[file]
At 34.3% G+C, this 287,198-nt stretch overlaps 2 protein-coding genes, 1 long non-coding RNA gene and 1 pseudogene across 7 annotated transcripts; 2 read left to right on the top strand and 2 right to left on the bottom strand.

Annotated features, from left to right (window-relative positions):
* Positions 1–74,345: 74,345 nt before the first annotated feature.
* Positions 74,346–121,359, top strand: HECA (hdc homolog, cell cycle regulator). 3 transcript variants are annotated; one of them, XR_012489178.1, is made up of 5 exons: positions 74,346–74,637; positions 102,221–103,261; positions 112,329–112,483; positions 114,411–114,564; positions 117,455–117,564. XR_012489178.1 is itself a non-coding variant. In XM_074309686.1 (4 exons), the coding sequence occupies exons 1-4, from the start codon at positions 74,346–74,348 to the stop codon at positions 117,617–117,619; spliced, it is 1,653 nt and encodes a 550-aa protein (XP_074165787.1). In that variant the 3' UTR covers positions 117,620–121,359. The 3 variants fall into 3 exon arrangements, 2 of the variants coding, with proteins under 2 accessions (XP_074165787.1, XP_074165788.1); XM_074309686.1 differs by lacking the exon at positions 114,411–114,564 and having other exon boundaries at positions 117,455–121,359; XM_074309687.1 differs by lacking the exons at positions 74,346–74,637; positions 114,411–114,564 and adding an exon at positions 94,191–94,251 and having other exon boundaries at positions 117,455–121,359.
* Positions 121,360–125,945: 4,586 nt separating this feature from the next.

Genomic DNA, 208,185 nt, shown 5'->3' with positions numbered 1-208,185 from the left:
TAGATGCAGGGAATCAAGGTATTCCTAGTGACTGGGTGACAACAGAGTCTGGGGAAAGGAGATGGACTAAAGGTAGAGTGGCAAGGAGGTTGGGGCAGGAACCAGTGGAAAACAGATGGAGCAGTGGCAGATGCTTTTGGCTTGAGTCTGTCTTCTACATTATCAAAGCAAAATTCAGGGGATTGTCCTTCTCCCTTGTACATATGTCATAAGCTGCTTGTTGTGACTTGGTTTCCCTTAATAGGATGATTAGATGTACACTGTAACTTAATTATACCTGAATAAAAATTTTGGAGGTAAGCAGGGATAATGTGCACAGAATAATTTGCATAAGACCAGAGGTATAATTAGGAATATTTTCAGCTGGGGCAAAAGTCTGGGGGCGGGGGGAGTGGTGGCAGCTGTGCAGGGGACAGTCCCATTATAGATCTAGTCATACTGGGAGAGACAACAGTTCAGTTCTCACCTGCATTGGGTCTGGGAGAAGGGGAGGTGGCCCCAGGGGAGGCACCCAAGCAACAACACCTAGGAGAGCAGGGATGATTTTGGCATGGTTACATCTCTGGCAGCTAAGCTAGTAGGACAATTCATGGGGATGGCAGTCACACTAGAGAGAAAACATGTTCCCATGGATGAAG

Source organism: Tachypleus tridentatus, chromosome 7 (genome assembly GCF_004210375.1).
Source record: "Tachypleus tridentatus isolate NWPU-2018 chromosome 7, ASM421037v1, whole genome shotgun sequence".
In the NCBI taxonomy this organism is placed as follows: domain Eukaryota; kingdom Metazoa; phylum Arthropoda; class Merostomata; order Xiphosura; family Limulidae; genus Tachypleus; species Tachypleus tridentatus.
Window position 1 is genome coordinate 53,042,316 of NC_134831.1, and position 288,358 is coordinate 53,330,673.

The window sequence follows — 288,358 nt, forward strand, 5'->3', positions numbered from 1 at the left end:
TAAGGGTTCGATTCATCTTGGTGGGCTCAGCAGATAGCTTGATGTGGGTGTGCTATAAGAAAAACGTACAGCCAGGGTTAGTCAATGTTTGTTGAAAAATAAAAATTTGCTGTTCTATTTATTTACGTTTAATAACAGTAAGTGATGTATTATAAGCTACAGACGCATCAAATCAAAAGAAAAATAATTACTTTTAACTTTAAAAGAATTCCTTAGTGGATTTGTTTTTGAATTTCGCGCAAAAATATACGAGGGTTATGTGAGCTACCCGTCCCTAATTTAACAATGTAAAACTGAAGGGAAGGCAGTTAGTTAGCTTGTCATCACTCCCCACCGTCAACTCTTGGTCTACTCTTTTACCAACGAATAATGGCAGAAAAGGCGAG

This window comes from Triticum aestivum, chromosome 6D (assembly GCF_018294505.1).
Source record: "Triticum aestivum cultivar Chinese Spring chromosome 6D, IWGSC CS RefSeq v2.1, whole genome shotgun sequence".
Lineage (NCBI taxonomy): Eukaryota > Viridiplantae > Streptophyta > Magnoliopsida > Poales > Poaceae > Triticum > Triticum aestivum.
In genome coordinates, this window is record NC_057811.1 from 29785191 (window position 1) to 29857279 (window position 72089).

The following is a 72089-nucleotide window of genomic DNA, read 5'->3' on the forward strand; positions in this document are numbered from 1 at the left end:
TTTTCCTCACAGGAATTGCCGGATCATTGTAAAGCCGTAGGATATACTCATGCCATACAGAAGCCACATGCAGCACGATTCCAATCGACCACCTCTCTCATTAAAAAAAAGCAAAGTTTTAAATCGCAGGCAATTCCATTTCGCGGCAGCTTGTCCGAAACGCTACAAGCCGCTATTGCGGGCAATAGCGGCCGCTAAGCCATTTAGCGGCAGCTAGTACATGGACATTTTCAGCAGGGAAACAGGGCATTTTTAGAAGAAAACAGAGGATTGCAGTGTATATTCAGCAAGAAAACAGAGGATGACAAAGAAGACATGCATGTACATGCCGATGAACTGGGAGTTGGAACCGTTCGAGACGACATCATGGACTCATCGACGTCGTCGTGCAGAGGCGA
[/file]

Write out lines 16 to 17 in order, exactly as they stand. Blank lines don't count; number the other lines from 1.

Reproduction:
Lineage (NCBI taxonomy): Eukaryota > Viridiplantae > Streptophyta > Magnoliopsida > Poales > Poaceae > Triticum > Triticum aestivum.
In genome coordinates, this window is record NC_057811.1 from 29785191 (window position 1) to 29857279 (window position 72089).